The symptoms of hepatitis A infection range from none to severe. For example, most children under six years of age who develop hepatitis A have no symptoms. Only 30% of this population experience symptoms, which are usually mild, do not include jaundice, and usually clear up on their own.

By contrast, symptoms in adults usually appear abruptly, approximately two to four weeks after exposure. (An infected person is most contagious just before and during the time that symptoms begin to appear.) The following symptoms are common:

  • abdominal pain;
  • nausea and vomiting;
  • diarrhea;
  • weakness;
  • loss of appetite;
  • fever;
  • chills;
  • darkened urine;
  • jaundice (yellowing of the eyes and skin); and
  • liver enlargement.

About 70% of adults with HAV develop jaundice. About 15% require hospitalization for severe nausea, vomiting, and dehydration. Although the majority of hepatitis A cases last only one to four weeks, some cases may take several months to resolve completely.

In the majority of patients, long-term consequences of infection do not exist. Once recovered, a person has antibodies to hepatitis A that provide life-long immunity to the disease. However, there have been rare cases of relapsing hepatitis A within months of initial infection. In addition, there are approximately 100 deaths per year in the U.S. from severe HAV infections that lead to liver failure.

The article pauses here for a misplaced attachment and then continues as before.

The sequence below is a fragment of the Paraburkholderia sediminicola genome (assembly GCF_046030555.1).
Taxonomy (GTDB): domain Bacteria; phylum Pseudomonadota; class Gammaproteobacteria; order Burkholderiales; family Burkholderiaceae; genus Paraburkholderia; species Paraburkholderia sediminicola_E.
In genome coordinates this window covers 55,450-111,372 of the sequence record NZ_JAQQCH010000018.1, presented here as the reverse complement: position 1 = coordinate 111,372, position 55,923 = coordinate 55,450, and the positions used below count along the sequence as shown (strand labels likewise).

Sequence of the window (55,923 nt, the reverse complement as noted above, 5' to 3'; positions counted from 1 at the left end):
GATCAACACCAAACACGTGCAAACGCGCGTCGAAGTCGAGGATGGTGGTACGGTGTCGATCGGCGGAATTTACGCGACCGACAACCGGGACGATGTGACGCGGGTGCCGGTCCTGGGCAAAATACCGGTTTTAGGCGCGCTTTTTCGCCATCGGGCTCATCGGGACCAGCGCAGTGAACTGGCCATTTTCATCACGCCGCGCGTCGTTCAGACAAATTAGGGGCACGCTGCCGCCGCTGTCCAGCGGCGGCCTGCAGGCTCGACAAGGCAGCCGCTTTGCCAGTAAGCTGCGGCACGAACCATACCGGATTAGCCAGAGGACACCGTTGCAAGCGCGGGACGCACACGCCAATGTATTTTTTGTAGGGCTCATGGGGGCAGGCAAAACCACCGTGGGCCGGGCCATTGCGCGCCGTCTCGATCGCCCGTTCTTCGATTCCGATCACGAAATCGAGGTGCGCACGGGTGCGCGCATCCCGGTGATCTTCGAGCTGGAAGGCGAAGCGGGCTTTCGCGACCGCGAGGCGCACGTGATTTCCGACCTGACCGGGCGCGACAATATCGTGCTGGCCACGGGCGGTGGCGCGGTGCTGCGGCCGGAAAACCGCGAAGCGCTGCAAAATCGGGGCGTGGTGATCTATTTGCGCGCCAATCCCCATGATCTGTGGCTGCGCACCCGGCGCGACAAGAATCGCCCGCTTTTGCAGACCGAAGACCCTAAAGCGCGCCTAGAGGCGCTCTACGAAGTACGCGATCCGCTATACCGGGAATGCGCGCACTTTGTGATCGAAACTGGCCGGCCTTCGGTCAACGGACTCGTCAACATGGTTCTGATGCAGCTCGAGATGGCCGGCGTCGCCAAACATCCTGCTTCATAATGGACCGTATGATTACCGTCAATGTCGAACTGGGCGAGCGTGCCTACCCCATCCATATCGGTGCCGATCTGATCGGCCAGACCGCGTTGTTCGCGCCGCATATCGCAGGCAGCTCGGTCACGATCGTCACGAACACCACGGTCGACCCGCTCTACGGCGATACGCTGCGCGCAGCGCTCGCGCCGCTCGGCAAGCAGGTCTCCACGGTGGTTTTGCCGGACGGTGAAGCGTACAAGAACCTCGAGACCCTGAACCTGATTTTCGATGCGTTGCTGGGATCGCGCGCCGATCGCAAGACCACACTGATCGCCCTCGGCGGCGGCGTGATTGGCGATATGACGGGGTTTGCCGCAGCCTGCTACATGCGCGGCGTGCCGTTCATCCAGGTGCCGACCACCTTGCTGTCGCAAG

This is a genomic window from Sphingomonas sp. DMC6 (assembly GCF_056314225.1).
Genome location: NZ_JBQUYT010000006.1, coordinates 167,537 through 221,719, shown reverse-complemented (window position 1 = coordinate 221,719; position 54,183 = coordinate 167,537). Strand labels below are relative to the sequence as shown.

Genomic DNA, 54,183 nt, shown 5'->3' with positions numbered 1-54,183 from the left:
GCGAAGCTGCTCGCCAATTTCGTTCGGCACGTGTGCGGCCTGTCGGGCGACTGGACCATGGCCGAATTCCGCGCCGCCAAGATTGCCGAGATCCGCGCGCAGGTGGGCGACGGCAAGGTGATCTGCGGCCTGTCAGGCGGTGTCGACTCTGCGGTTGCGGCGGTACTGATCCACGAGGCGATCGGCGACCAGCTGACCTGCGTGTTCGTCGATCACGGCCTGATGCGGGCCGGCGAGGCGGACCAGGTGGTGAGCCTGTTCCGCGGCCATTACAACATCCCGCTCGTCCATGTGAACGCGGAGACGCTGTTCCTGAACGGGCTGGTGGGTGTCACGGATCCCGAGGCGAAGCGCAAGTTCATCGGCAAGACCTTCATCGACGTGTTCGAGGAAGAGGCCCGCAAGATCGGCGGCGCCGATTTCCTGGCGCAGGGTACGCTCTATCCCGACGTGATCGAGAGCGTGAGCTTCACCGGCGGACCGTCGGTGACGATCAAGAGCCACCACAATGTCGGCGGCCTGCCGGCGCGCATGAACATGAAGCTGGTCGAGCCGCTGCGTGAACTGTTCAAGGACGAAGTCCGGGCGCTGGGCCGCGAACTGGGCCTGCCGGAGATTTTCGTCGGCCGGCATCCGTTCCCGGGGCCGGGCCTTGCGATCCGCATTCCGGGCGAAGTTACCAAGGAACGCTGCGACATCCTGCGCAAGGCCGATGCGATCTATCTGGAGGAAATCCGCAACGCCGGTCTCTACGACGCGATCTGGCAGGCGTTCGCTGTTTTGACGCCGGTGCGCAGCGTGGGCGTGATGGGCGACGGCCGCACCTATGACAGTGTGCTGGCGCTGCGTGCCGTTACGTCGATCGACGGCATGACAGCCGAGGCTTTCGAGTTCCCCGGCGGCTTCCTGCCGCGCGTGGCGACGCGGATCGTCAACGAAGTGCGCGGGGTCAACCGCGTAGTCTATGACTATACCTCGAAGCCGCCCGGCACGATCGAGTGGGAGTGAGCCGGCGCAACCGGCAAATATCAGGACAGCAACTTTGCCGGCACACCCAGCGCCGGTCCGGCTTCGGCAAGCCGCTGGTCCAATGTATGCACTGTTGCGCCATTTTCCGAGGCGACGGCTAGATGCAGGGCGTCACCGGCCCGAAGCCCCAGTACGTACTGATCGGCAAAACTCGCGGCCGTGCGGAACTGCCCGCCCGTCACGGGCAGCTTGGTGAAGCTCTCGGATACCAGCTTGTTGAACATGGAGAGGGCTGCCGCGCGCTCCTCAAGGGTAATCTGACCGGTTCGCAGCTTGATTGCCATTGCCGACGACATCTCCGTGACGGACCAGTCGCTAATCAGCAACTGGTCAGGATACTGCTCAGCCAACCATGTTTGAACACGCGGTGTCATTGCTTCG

The economic consequences of hepatitis A are substantial. The combined cost of medical expenses, lost wages, and productivity in the U.S. is approximately $2,500 per adult case of hepatitis A. The total economic impact in the U.S. is estimated at $200 million per year.

Was this article helpful? Yes No

Thank you.

Your message has been sent.

We're sorry, an error occurred.

We are unable to collect your feedback at this time. However, your feedback is important to us. Please try again later.

Recommended for You

Worst Foodborne Illness Outbreaks in U.S. History
Worst Foodborne Illness Outbreaks in U.S. History
From canned beans to ground turkey, recent history's worst food poisoning culprits.
Am I at Risk for Hepatitis C?
Am I at Risk for Hepatitis C?
You may be concerned about your risk for hepatitis C, or are considered to be in a high-risk group. Here are some important topics to discuss with your doctor.
Hepatitis C and HIV: Understanding Co-Infection
Hepatitis C and HIV: Understanding Co-Infection
Co-infection is a term that defines a condition in which two viruses occur at once. Learn about the risks and prognosis of acquiring hepatitis C and HIV.
Can Hepatitis C Cause Kidney Failure?
Can Hepatitis C Cause Kidney Failure?
Kidney failure happens when your kidneys stop functioning. Hepatitis C is a type of infectious virus that is spread through blood. Understand the link.
Preventing Hepatitis C: Is There a Vaccine?
Preventing Hepatitis C: Is There a Vaccine?
Hepatitis C is contagious. Learn about prevention tips, such as not sharing needles or having unprotected sex, and if a vaccine is available.
Advertisement
Advertisement
Advertisement